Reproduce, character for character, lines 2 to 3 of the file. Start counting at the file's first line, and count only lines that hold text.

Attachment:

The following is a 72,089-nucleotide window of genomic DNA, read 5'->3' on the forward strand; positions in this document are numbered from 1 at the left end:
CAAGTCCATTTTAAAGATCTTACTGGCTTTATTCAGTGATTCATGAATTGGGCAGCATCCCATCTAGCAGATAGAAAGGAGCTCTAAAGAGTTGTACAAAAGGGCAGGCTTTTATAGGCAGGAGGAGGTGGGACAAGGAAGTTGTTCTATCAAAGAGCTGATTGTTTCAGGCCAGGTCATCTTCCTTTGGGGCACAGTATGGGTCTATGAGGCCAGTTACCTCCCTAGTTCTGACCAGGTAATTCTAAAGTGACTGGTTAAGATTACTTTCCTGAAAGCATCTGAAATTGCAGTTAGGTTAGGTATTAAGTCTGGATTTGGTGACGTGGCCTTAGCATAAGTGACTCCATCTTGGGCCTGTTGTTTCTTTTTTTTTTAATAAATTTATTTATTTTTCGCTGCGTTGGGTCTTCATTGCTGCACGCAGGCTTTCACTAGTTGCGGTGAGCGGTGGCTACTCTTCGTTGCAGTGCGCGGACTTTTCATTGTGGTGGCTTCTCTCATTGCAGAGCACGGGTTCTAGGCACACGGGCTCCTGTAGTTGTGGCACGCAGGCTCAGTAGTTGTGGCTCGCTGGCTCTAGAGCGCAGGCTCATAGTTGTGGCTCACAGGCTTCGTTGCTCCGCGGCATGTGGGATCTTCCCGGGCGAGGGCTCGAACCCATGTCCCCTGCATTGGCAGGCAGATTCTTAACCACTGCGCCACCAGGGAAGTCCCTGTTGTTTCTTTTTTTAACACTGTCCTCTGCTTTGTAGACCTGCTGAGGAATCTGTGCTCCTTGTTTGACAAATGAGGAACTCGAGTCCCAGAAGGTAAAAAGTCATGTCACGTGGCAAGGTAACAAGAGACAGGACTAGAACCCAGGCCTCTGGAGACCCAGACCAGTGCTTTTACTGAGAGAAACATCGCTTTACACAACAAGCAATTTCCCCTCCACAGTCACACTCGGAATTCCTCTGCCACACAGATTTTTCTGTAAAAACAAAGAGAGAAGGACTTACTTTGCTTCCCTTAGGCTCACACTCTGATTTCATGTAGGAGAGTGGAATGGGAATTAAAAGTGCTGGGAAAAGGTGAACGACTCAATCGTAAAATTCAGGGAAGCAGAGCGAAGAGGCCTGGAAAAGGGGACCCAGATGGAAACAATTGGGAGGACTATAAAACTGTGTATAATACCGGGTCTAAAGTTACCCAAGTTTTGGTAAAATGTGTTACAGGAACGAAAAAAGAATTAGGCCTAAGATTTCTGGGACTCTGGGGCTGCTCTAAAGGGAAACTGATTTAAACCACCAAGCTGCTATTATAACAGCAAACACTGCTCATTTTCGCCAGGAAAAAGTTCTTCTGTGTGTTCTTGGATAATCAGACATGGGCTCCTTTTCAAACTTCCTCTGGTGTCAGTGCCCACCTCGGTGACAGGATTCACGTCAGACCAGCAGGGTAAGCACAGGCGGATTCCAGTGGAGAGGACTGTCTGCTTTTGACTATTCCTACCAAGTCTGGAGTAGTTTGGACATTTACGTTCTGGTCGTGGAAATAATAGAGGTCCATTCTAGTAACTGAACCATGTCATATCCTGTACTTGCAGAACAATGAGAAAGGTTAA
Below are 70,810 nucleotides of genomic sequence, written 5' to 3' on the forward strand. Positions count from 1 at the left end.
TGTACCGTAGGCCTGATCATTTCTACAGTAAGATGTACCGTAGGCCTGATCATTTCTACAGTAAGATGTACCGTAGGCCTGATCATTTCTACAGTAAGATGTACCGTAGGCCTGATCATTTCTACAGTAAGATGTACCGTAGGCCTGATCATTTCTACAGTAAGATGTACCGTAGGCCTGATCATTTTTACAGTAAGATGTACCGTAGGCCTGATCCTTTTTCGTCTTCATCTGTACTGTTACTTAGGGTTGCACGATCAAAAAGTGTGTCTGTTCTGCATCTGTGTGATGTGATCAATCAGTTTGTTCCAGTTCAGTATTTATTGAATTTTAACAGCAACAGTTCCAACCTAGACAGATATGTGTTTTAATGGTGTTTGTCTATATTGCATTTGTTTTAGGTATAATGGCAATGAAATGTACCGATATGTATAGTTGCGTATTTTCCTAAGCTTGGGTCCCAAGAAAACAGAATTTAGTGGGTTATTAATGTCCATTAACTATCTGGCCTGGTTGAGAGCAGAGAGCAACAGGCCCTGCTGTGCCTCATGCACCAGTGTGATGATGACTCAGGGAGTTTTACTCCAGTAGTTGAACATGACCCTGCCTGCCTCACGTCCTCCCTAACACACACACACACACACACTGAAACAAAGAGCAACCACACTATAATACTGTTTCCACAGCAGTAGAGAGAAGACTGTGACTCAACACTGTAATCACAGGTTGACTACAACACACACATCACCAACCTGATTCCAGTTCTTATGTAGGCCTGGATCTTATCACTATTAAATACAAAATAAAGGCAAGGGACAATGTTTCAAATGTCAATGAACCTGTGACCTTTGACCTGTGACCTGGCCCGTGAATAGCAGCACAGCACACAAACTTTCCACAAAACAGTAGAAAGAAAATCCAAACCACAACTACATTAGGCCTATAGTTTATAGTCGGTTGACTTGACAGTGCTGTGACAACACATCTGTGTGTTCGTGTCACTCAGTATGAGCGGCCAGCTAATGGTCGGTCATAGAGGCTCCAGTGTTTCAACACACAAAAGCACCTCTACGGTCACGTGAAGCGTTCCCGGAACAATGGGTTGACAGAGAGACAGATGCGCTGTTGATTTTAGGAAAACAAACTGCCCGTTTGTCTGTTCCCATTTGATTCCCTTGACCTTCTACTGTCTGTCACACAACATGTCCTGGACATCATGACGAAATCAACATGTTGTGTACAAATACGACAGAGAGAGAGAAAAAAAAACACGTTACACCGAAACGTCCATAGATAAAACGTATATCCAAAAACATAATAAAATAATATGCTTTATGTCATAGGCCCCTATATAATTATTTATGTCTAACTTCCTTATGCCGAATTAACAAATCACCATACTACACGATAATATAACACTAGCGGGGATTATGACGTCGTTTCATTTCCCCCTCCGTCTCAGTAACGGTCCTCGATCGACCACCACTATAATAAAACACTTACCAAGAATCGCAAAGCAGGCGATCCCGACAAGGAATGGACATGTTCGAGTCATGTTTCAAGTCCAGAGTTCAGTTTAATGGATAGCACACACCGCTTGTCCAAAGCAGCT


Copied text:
CAAGTCCATTTTAAAGATCTTACTGGCTTTATTCAGTGATTCATGAATTGGGCAGCATCCCATCTAGCAGATAGAAAGGAGCTCTAAAGAGTTGTACAAAAGGGCAGGCTTTTATAGGCAGGAGGAGGTGGGACAAGGAAGTTGTTCTATCAAAGAGCTGATTGTTTCAGGCCAGGTCATCTTCCTTTGGGGCACAGTATGGGTCTATGAGGCCAGTTACCTCCCTAGTTCTGACCAGGTAATTCTAAAGTGACTGGTTAAGATTACTTTCCTGAAAGCATCTGAAATTGCAGTTAGGTTAGGTATTAAGTCTGGATTTGGTGACGTGGCCTTAGCATAAGTGACTCCATCTTGGGCCTGTTGTTTCTTTTTTTTTTAATAAATTTATTTATTTTTCGCTGCGTTGGGTCTTCATTGCTGCACGCAGGCTTTCACTAGTTGCGGTGAGCGGTGGCTACTCTTCGTTGCAGTGCGCGGACTTTTCATTGTGGTGGCTTCTCTCATTGCAGAGCACGGGTTCTAGGCACACGGGCTCCTGTAGTTGTGGCACGCAGGCTCAGTAGTTGTGGCTCGCTGGCTCTAGAGCGCAGGCTCATAGTTGTGGCTCACAGGCTTCGTTGCTCCGCGGCATGTGGGATCTTCCCGGGCGAGGGCTCGAACCCATGTCCCCTGCATTGGCAGGCAGATTCTTAACCACTGCGCCACCAGGGAAGTCCCTGTTGTTTCTTTTTTTAACACTGTCCTCTGCTTTGTAGACCTGCTGAGGAATCTGTGCTCCTTGTTTGACAAATGAGGAACTCGAGTCCCAGAAGGTAAAAAGTCATGTCACGTGGCAAGGTAACAAGAGACAGGACTAGAACCCAGGCCTCTGGAGACCCAGACCAGTGCTTTTACTGAGAGAAACATCGCTTTACACAACAAGCAATTTCCCCTCCACAGTCACACTCGGAATTCCTCTGCCACACAGATTTTTCTGTAAAAACAAAGAGAGAAGGACTTACTTTGCTTCCCTTAGGCTCACACTCTGATTTCATGTAGGAGAGTGGAATGGGAATTAAAAGTGCTGGGAAAAGGTGAACGACTCAATCGTAAAATTCAGGGAAGCAGAGCGAAGAGGCCTGGAAAAGGGGACCCAGATGGAAACAATTGGGAGGACTATAAAACTGTGTATAATACCGGGTCTAAAGTTACCCAAGTTTTGGTAAAATGTGTTACAGGAACGAAAAAAGAATTAGGCCTAAGATTTCTGGGACTCTGGGGCTGCTCTAAAGGGAAACTGATTTAAACCACCAAGCTGCTATTATAACAGCAAACACTGCTCATTTTCGCCAGGAAAAAGTTCTTCTGTGTGTTCTTGGATAATCAGACATGGGCTCCTTTTCAAACTTCCTCTGGTGTCAGTGCCCACCTCGGTGACAGGATTCACGTCAGACCAGCAGGGTAAGCACAGGCGGATTCCAGTGGAGAGGACTGTCTGCTTTTGACTATTCCTACCAAGTCTGGAGTAGTTTGGACATTTACGTTCTGGTCGTGGAAATAATAGAGGTCCATTCTAGTAACTGAACCATGTCATATCCTGTACTTGCAGAACAATGAGAAAGGTTAA
Below are 70,810 nucleotides of genomic sequence, written 5' to 3' on the forward strand. Positions count from 1 at the left end.